This is indeed a special time of year. It is a time to celebrate hope and new beginnings. Today is the Winter Solstice – the shortest day and longest night of the whole year. This occasion has been celebrated by people around the world from the most ancient times because for the next 6 months the light will triumph over the darkness throughout the northern hemisphere.
In modern times Christians all over the world celebrate the birth of Jesus Christ on Christmas Day, which falls on December 25. However, it’s believed that this date was chosen to offset pagan celebrations such as the Scandinavian solstice Feast of Juul (Yule). Whatever Jesus’ true birth date might be, this does seem like a particularly appropriate time to celebrate His light coming into our world.
So I choose this day to send my Holiday greetings to all family and friends. Rejoice in the light of the sun, the Light of Jesus, and the new opportunities that 2015 will bring.
Hello! Remember me? It has been many months since my last post. There didn’t seem to be much interest in what I was learning and capturing here, so I just stopped putting in the effort to post. However, I have continued my studies on the history of Christianity. Maybe I will get back to blogging more regularly again.
I have made reference in previous posts to the Jewish roots of our faith. The more that I learn, the more important I view those Jewish roots. I just finished watching a documentary on the Jews, and I recommend it:
I would enjoy hearing back from anyone that still subscribes to this blog.
The Bible is the foundation for Christian doctrine and practice. It is the ultimate Christian authoritative source, and is “useful for teaching, rebuking, correcting and training in righteousness.” We read and study it often, yet usually not as much as we think we should.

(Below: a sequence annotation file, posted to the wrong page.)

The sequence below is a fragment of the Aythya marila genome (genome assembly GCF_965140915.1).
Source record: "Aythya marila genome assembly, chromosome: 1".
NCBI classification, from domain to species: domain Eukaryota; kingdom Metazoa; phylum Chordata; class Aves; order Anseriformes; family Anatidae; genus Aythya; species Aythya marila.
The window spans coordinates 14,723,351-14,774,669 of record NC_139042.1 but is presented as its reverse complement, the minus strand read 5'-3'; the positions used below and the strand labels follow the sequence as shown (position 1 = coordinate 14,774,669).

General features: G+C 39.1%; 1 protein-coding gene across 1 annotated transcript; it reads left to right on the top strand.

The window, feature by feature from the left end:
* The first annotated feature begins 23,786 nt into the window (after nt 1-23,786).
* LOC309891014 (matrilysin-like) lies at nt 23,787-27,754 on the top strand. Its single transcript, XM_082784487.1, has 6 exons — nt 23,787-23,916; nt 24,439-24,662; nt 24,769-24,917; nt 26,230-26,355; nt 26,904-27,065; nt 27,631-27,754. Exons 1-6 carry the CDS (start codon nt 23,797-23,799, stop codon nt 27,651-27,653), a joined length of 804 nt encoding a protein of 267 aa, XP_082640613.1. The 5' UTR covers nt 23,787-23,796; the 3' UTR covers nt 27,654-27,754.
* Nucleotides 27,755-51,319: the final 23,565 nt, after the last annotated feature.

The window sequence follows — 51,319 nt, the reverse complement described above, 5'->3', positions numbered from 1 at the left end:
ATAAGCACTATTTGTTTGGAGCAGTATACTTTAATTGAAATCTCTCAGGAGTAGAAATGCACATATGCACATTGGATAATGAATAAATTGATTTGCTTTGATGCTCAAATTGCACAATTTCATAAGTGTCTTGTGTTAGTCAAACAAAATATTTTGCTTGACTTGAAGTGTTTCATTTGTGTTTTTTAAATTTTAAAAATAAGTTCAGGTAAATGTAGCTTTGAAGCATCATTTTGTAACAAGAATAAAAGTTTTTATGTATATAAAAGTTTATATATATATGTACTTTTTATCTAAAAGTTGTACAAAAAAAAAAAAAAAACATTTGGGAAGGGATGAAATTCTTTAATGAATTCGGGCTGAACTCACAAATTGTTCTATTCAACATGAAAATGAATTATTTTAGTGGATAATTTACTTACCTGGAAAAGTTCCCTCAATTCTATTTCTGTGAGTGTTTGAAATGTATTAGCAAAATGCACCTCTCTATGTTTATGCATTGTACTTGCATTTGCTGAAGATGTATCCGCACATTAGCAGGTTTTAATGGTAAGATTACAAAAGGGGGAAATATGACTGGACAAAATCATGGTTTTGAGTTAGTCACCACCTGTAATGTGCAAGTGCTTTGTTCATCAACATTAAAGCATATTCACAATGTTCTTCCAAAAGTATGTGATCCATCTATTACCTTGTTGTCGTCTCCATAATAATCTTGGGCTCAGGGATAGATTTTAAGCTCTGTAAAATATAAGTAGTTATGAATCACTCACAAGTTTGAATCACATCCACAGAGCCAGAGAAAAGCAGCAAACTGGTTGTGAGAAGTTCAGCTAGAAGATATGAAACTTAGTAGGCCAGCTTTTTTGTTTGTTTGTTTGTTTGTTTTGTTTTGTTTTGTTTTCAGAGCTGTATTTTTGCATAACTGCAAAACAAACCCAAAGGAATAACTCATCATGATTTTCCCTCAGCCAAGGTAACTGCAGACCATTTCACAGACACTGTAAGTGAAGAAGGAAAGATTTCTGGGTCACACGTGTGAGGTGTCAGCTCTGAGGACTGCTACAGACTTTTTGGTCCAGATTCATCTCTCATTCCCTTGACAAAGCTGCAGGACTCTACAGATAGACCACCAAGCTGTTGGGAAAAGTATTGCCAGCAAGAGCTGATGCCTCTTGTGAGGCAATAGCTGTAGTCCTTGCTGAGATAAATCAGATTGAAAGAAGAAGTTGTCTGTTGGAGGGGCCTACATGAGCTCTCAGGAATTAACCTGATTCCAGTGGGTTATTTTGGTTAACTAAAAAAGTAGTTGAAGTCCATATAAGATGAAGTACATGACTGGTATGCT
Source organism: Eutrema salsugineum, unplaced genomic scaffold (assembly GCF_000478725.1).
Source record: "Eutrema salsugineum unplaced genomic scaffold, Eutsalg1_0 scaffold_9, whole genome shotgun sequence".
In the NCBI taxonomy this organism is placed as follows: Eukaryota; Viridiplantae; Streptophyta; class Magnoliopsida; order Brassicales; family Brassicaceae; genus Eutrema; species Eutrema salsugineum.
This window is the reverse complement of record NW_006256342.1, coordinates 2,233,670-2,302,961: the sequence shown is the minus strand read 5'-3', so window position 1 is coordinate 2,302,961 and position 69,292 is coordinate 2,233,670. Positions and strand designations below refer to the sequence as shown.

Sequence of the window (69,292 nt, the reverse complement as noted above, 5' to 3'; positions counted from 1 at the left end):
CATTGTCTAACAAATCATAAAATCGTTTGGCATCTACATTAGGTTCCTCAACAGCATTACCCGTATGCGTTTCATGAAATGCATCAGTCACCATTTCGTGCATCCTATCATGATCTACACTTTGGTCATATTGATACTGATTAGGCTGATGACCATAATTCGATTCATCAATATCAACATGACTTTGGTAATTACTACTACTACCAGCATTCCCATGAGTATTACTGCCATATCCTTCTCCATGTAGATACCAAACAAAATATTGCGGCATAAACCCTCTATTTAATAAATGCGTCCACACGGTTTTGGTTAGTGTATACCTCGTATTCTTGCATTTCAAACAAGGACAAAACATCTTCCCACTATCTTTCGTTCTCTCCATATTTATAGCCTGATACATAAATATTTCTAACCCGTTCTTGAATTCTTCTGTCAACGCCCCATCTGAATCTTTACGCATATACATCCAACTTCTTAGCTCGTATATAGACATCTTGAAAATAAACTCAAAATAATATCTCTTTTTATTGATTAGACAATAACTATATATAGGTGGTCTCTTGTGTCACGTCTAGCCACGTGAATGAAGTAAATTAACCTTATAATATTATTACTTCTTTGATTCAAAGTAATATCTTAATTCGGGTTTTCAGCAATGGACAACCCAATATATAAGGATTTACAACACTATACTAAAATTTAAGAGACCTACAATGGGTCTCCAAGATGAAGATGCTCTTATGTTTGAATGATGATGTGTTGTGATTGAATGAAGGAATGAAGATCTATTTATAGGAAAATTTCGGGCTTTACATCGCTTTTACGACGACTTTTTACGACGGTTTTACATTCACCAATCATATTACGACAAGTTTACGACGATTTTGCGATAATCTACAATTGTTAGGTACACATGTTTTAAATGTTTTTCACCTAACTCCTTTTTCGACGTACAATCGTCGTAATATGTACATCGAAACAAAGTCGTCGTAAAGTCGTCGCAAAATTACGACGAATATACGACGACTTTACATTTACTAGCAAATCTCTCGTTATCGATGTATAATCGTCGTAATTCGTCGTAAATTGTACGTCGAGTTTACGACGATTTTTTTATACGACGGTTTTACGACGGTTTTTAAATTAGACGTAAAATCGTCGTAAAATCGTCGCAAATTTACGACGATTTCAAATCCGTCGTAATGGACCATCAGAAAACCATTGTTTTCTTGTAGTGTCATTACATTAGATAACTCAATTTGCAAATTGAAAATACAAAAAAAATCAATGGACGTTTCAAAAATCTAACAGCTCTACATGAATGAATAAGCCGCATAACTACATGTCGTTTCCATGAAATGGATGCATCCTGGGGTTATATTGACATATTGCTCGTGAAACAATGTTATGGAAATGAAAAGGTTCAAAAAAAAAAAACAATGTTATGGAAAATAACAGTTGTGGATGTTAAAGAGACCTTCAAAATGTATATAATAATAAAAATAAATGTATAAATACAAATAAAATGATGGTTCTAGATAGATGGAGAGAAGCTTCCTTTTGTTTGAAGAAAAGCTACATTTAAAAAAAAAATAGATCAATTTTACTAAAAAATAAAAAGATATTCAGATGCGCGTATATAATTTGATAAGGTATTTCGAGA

So what does the Bible really say? It seems to depend on whom we ask. The Bible (or at least selected passages) can be used to support almost any spiritual perspective. It seems to me that much of what we think the Bible says is actually what someone else says it says. While we often need help in understanding the context or background of what we are reading, too often we don’t rely on our own understanding of the plain text and the guidance of the Spirit within us. I am remembering a specific incident where a Bible teacher went to great lengths to bend and stretch a passage well beyond the simple meaning of the words so that he could make the passage fit into his personal narrow doctrinal perspective. We need to be very skeptical of such teaching.
There were two triggers for today’s post. One is that today is the start of a new year and I intend to get back to my studies of the history of Christianity. The other trigger is that I have started reading a book: What the Bible Really Says, A Reader’s Guide to the Old and New Testaments, by Manfred Barthel. This book is actually more about historical context than about specific commentary, and I am finding it to be both interesting and informative.
Happy New Year, and Happy Bible Reading.
I continue to subscribe to the blog at Red Letter Living. The post there today provides an interesting followup to my previous topic of “Questions”.
The quote below is from the blog post at http://redletterliving.net/2013/09/19/faith-doubt-and-the-idol-of-certainty-an-interview-with-greg-boyd/